Williamsburg, Virginia

The Williamsburg Governor's Palace in 2000.
Flag of Williamsburg, Virginia

Williamsburg is an independent city in the Commonwealth of Virginia. As of the 2010 census, the population was 14,068. In 2014, the population was estimated to be 14,691.

Located on the Virginia Peninsula, Williamsburg is in the northern part of the Hampton Roads metropolitan area. It is bordered by James City County and York County.

Williamsburg was founded in 1632 as Middle Plantation, a fortified settlement on high ground between the James and York rivers. The city served as the capital of the Colony and Commonwealth of Virginia from 1699 to 1780 and was the center of political events in Virginia leading to the American Revolution. The College of William & Mary, established in 1693, is the second-oldest institution of higher education in the United States and the only one of the nine colonial colleges located in the South; its alumni include three U.S. presidents as well as many other important figures in the nation's early history.

The city's tourism-based economy is driven by Colonial Williamsburg, the restored Historic Area of the city. Along with nearby Jamestown and Yorktown, Williamsburg forms part of the Historic Triangle, which attracts more than four million tourists each year.[6] Modern Williamsburg is also a college town, inhabited in large part by William & Mary students and staff.

Prior to the arrival of the English colonists at Jamestown in the Colony of Virginia in 1607, the area which became Williamsburg was within the territory of the Powhatan Confederacy. By the 1630s, English settlements had grown to dominate the lower (eastern) portion of the Virginia Peninsula, and the Powhatan tribes had abandoned their nearby villages. Between 1630 and 1633, after the war that followed the Indian Massacre of 1622, the English colonists constructed a defensive palisade across the peninsula and a settlement named Middle Plantation as a primary guard station along the palisade.[7]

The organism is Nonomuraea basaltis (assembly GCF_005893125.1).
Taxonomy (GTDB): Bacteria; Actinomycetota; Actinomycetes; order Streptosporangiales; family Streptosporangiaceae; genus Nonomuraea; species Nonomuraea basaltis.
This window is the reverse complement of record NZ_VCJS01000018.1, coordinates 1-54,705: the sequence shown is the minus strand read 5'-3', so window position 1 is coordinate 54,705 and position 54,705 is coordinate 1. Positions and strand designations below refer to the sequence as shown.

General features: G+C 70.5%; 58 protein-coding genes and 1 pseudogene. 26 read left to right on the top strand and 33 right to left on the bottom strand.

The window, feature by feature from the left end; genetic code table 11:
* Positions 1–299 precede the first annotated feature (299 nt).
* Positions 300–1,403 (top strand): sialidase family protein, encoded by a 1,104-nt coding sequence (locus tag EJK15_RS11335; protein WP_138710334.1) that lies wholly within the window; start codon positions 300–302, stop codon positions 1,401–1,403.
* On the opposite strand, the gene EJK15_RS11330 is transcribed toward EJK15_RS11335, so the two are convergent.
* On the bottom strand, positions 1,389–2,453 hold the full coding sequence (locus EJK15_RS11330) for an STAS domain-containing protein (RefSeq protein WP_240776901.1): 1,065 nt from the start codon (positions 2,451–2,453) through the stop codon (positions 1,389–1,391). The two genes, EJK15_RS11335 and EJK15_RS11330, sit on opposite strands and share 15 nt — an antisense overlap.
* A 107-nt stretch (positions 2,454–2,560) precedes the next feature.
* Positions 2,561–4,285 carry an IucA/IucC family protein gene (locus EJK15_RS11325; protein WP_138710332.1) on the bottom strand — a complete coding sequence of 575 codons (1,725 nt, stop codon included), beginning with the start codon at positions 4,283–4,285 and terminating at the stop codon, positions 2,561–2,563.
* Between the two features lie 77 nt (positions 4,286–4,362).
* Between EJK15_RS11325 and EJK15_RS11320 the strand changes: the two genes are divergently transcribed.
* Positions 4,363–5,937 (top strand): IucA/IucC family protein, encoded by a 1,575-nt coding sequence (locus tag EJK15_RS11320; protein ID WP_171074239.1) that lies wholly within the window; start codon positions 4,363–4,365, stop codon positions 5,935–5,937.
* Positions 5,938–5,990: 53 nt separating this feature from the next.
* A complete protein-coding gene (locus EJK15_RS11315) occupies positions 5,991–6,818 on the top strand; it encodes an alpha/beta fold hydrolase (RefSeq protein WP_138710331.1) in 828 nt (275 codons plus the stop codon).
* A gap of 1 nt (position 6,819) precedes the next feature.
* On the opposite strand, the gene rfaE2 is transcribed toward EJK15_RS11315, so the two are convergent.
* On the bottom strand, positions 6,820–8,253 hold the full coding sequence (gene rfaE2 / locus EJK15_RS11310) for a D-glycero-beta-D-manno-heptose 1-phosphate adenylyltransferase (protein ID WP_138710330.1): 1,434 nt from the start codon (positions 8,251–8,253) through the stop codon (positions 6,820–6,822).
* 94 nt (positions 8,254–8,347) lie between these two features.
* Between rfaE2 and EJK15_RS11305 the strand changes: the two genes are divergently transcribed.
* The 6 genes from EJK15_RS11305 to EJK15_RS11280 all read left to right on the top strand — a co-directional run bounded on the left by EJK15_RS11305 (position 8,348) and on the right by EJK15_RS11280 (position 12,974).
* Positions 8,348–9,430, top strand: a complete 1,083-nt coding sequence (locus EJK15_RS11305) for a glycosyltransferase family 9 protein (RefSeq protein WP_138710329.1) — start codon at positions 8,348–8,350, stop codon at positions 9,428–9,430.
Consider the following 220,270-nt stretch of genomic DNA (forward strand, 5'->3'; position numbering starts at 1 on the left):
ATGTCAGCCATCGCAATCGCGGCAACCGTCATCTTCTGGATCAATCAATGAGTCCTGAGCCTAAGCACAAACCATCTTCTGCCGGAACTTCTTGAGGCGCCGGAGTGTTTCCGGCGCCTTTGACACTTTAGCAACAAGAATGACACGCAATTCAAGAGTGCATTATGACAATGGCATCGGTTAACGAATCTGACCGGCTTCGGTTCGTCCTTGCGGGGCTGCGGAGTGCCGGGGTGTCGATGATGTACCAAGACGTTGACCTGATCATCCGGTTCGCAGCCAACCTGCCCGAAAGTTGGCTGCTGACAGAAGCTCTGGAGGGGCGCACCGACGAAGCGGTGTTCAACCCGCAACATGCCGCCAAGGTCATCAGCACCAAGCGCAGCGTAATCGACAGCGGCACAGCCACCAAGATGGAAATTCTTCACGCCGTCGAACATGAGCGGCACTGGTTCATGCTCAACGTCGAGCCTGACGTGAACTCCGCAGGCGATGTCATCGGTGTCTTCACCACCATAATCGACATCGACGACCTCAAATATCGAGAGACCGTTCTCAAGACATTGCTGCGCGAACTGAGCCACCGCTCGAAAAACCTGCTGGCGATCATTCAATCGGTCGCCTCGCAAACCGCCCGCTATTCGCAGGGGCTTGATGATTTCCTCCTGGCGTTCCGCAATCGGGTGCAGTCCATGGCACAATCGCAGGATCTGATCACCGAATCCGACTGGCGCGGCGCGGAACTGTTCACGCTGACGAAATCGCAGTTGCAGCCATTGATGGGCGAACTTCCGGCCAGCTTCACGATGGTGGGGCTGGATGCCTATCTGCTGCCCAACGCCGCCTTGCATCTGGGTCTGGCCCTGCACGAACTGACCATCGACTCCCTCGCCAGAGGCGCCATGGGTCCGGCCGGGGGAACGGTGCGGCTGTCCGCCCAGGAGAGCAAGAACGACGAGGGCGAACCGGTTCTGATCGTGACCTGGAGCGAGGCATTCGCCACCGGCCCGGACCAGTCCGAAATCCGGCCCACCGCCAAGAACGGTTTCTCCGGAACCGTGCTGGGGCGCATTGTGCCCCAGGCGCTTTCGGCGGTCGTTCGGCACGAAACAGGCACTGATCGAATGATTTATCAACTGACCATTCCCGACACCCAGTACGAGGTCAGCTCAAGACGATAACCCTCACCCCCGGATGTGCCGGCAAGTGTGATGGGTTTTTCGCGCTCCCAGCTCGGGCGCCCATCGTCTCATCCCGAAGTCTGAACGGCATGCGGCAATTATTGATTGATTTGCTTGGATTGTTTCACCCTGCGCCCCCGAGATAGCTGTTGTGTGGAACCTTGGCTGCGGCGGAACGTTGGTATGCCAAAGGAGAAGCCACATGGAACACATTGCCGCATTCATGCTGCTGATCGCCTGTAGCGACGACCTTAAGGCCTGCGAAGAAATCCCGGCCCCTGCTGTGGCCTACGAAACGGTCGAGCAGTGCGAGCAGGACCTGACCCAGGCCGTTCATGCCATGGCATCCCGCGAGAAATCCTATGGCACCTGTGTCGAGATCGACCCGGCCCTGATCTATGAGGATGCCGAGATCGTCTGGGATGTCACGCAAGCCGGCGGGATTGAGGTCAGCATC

Jamestown was the original capital of Virginia Colony, but was burned down during the events of Bacon's Rebellion in 1676. As soon as Governor William Berkeley regained control, temporary headquarters for the government to function were established about 12 miles (19 km) away on the high ground at Middle Plantation, while the Statehouse at Jamestown was rebuilt. The members of the House of Burgesses discovered that the 'temporary' location was both safer and more pleasant environmentally than Jamestown, which was humid and plagued with mosquitoes.

A school of higher education had long been an aspiration of the colonists. An early attempt at Henricus failed after the Indian Massacre of 1622. The location at the outskirts of the developed part of the colony had left it more vulnerable to the attack. In the 1690s, the colonists tried again to establish a school. They commissioned Reverend James Blair, who spent several years in England lobbying, and finally obtained a royal charter for the desired new school. It was to be named the College of William & Mary in honor of the monarchs of the time. When Reverend Blair returned to Virginia, the new school was founded in a safe place, Middle Plantation in 1693. Classes began in temporary quarters in 1694, and the College Building, a precursor to the Wren Building, was soon under construction.

This page was last edited on 19 June 2018, at 01:06 (UTC).
Reference: https://en.wikipedia.org/wiki/Williamsburg,_Virginia under CC BY-SA license.

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